Classical Music

This Week’s Classical Music Moments In Women’s History

Our first installment about the classy ladies of classical music throughout history.

Each day on our Facebook page during Women’s History Month, Houston Public Media Arts and Culture is making a post about the important contributions of women to classical music throughout history. Once a week, we’ll share a “round-up” of these posts here on our website. Without further ado, here are our classical music moments in women’s history so far!

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Hildegard von Bingen
Hildegard von Bingen. Icon by Augustinian Father Richard G. Cannuli.

Hildegard von Bingen (1098-1179) was many things, including a composer. Some say the nun was a visionary. She wrote Ordo Virtutum, a group of 69 compositions. Each piece of music is complete with its own poetic text. Among medieval composers, Hildegard’s is one of the biggest repertoires.

When she was freed from slavery in the Dominican Republic, Teodora Ginés (1530-1598) and her sister Micaela emigrated to Cuba. They joined the orchestra at the Cathedral of Santiago de Cuba. Teodora played the bandola, and Micaela was a violinist. The sisters also established a popular band. Though it is still up for debate, Teodora is usually credited with composing the first Cuban “Son”, Son de la Ma Teodora.

Francesca Caccini
Francesca Caccini.

Francesca Caccini (1587-1641ish), aka “La Cacchina” or the “song bird”, was a composer, teacher, singer, and lutenist during the Baroque era whose skills were highly sought after. She’s the first known woman to have written an opera. Caccini composed and performed at the Medici Court for years and after some time, became their highest paid musician. Though she was clearly prolific and well-known, very little of her music is still around and once she left the Medici Court, she disappeared from public record.

Also called Barbara Valle, Barbara Strozzi (1619-1677) was a gifted singer and prolific composer. She published her first opus, dedicated to the Grand Duchess of Tuscany, in 1644. While historical accounts often state that she may have also been a courtesan, evidence shows that, in fact, she was probably just the target of jealous rumors.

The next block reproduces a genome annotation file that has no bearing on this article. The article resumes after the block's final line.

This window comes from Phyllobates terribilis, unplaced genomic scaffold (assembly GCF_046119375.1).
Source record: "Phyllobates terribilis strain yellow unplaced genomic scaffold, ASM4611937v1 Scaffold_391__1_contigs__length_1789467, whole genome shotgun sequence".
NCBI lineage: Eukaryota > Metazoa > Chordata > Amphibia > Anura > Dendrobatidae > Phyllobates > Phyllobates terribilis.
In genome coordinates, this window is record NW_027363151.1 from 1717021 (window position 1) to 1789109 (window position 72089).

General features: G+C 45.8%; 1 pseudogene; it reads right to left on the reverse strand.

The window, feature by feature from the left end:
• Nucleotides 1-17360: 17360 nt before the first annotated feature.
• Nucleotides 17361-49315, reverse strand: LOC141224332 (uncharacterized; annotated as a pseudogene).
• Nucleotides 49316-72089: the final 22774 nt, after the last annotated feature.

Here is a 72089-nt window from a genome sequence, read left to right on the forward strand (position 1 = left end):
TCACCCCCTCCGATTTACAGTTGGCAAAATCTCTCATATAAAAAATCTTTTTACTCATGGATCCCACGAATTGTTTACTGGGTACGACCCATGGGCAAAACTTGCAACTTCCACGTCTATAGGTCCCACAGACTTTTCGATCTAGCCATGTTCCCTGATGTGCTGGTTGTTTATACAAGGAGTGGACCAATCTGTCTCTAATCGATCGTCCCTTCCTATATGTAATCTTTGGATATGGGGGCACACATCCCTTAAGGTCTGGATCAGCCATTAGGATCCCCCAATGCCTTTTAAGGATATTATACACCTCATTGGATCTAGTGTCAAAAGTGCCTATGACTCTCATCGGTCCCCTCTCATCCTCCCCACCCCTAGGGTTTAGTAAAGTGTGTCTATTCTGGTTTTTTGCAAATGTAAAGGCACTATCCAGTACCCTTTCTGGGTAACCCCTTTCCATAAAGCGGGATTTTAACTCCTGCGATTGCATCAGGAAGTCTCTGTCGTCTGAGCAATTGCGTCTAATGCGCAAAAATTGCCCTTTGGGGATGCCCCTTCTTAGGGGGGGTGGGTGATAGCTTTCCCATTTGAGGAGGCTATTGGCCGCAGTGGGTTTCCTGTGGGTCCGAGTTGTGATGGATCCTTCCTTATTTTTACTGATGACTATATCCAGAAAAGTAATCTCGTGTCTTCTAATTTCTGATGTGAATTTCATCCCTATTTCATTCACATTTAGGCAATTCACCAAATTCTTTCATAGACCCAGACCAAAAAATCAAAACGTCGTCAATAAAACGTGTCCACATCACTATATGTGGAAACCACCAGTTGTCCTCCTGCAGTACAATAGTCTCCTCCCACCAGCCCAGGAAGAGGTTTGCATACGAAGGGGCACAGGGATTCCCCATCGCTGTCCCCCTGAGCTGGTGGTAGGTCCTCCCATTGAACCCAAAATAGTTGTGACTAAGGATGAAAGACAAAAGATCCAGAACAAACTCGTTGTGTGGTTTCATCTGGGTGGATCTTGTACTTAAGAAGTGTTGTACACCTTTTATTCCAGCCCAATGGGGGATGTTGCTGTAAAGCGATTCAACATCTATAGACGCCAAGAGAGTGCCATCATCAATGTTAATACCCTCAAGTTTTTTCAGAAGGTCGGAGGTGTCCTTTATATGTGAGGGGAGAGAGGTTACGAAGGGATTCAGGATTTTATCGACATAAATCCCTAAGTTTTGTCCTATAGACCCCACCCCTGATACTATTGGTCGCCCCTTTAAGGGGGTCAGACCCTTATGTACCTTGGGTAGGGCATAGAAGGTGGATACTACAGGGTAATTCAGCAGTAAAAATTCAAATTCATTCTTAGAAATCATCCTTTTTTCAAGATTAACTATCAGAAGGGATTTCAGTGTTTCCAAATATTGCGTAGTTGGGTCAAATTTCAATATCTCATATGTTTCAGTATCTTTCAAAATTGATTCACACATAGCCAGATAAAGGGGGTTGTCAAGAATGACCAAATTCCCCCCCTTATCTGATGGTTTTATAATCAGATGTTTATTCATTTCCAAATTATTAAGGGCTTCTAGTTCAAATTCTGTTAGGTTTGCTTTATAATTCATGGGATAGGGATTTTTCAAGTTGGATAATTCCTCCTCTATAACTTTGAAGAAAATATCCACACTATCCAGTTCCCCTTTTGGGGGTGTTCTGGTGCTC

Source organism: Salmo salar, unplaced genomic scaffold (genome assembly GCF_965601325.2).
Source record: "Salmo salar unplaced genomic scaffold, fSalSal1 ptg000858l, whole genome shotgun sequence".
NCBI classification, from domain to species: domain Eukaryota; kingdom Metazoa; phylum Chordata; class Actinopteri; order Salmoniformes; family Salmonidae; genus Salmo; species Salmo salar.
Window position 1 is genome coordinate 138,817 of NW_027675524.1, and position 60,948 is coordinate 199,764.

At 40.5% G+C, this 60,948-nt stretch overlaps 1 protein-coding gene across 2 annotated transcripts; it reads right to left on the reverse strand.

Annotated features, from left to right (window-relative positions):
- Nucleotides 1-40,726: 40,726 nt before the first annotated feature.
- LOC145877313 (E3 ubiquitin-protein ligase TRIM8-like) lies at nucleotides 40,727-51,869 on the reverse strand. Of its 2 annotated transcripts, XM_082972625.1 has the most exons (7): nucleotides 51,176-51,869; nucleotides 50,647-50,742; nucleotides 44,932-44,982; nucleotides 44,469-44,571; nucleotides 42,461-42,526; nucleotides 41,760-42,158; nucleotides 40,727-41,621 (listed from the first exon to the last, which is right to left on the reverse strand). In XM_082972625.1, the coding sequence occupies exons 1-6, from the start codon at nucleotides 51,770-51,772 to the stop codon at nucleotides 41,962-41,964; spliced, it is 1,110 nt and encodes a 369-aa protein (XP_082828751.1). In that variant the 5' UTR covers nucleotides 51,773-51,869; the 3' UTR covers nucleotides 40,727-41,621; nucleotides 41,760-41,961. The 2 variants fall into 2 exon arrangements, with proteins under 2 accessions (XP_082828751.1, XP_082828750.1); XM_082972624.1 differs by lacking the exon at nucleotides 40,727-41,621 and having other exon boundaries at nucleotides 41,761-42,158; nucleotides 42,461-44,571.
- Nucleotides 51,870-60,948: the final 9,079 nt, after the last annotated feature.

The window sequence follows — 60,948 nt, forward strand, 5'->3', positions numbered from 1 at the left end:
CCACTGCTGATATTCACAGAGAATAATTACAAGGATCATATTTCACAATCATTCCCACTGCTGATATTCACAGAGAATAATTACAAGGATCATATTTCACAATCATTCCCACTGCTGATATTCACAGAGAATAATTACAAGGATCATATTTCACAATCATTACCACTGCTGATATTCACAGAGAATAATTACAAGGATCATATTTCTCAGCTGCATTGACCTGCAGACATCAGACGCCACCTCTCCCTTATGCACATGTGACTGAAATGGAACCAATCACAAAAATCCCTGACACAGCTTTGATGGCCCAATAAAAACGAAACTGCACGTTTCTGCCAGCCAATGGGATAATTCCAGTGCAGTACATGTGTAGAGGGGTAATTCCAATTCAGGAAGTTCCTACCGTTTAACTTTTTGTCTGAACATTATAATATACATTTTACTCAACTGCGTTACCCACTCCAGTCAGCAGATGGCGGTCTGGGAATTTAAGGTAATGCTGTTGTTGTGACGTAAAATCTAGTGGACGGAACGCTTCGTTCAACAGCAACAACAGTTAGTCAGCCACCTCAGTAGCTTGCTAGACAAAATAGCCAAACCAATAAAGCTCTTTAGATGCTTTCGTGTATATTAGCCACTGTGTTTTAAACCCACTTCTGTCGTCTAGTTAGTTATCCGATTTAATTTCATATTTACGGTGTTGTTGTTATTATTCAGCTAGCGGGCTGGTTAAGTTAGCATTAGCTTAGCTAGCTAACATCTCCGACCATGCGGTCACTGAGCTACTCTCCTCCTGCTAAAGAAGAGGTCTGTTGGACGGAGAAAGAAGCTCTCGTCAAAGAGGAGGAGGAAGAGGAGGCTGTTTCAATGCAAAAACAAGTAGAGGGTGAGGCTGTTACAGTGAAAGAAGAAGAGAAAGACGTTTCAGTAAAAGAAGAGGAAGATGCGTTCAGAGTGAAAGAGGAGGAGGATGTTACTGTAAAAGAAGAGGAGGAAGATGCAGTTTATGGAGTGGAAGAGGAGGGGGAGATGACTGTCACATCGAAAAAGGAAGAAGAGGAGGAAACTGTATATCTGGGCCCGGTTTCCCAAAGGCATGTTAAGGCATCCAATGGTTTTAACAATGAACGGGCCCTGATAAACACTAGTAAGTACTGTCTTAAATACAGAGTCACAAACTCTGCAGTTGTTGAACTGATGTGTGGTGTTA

Élisabeth Jacquet de La Guerre
Élisabeth Jacquet de La Guerre. Painting by François de Troy. Public domain.

A child prodigy who was taken into the court of Louis XIV as a musician at 15, Élisabeth Jacquet de La Guerre (1665-1729) was a harpsichordist, a singer, and a composer. She was a trailblazer in composing music for harpsichord, and was the first woman to compose an opera in France.

An Austrian composer of Hispanic heritage, Marianne Martinez (1744-1812) was the only woman known to have composed a symphony during the Classical Period. As a woman, she couldn’t be employed by a church or noble family as a composer (the way that most composers formally worked then), so she wrote for friends and social events.

Maria Theresia Paradis
Maria Theresia Paradis. Public domain.

By the time Maria Theresia Paradis (1759-1824) was 5 years old, she’d gone blind. She also became a performing singer and pianist in Vienna, later became a composer, and helped establish a school for the blind, and a music school for girls. Oh, and Mozart’s Piano Concerto No. 18 in B flat major (K. 456) is rumored to have been written for her. Git. It. Girl!

Louise Farrenc (1804-1875) was a pianist, composer, professor, and author. By 15, her skills were so apparent that her parents sent her to study (privately) at the Paris Conservatory. Later, with her husband Aristide Farrenc, she performed throughout France. She was the only female professor at the Paris Conservatory in the 19th century; for the first decade, she was paid less than her male colleagues. But after the premiere of her Nonette with violinist Joseph Joachim was a success, she demanded and got equal pay.

Fanny Mendelssohn
Fanny Mendelssohn.

Like her brother Felix, Fanny Mendelssohn Hensel (1805-1847) received a musical education as a child. But when they got older, Felix was encouraged to make a career of it while Fanny was told by her father that, “Music should be an accomplishment, an adornment, and never a career for women.” Fanny and Felix were supportive of each other and Felix published some of Fanny’s pieces under his name. When Fanny got married, her husband was supportive of her musical career and she was finally able to publish her own work under her own name. She composed over 400 works in her lifetime.

Clara Schumann
Clara Schumann around 1850. Photo by Franz Seraph Hanfstaengl. Public domain.

Clara Schumann (1819-1896) was a composer, a multi-instrumentalist, a teacher, and a performing artist. Clara’s father decided that he would raise a great musician before she was even born. And that he did: Clara was concertizing by age 12, and – though uncommon for women at the time – continued to do so. She married Robert Schumann (much to her father’s chagrin). They both taught at the Conservatory in Leipzig. Clara became a known as an interpreter of Robert’s work. She also raised their 8 children when Robert was institutionalized for mental illness and then passed away. Clara’s own compositions remained unknown until the later 20th century and many are still unpublished.

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